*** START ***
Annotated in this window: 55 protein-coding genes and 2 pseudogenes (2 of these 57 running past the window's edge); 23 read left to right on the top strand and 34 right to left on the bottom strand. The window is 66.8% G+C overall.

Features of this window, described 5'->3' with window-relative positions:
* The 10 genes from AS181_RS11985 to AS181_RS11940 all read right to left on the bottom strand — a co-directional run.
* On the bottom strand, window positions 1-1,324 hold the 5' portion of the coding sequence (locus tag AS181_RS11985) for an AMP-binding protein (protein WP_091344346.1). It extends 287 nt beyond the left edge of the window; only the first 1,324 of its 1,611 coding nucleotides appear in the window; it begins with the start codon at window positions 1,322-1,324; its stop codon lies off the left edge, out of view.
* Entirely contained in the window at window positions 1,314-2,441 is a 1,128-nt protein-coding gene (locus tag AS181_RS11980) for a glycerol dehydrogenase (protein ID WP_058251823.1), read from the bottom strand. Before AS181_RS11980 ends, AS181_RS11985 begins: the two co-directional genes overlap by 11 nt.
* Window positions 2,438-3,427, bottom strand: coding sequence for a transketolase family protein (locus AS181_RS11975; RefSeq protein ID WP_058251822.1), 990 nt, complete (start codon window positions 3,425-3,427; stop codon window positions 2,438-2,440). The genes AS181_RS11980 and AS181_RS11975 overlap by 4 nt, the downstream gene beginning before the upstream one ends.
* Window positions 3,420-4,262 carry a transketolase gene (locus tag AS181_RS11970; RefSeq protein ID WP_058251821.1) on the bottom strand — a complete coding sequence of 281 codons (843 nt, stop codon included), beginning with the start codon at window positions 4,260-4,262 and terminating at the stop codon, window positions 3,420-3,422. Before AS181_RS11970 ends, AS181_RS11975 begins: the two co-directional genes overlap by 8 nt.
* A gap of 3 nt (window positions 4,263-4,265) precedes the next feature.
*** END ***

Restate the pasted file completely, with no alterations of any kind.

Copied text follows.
Annotated in this window: 55 protein-coding genes and 2 pseudogenes (2 of these 57 running past the window's edge); 23 read left to right on the top strand and 34 right to left on the bottom strand. The window is 66.8% G+C overall.

Features of this window, described 5'->3' with window-relative positions:
* The 10 genes from AS181_RS11985 to AS181_RS11940 all read right to left on the bottom strand — a co-directional run.
* On the bottom strand, window positions 1-1,324 hold the 5' portion of the coding sequence (locus tag AS181_RS11985) for an AMP-binding protein (protein WP_091344346.1). It extends 287 nt beyond the left edge of the window; only the first 1,324 of its 1,611 coding nucleotides appear in the window; it begins with the start codon at window positions 1,322-1,324; its stop codon lies off the left edge, out of view.
* Entirely contained in the window at window positions 1,314-2,441 is a 1,128-nt protein-coding gene (locus tag AS181_RS11980) for a glycerol dehydrogenase (protein ID WP_058251823.1), read from the bottom strand. Before AS181_RS11980 ends, AS181_RS11985 begins: the two co-directional genes overlap by 11 nt.
* Window positions 2,438-3,427, bottom strand: coding sequence for a transketolase family protein (locus AS181_RS11975; RefSeq protein ID WP_058251822.1), 990 nt, complete (start codon window positions 3,425-3,427; stop codon window positions 2,438-2,440). The genes AS181_RS11980 and AS181_RS11975 overlap by 4 nt, the downstream gene beginning before the upstream one ends.
* Window positions 3,420-4,262 carry a transketolase gene (locus tag AS181_RS11970; RefSeq protein ID WP_058251821.1) on the bottom strand — a complete coding sequence of 281 codons (843 nt, stop codon included), beginning with the start codon at window positions 4,260-4,262 and terminating at the stop codon, window positions 3,420-3,422. Before AS181_RS11970 ends, AS181_RS11975 begins: the two co-directional genes overlap by 8 nt.
* A gap of 3 nt (window positions 4,263-4,265) precedes the next feature.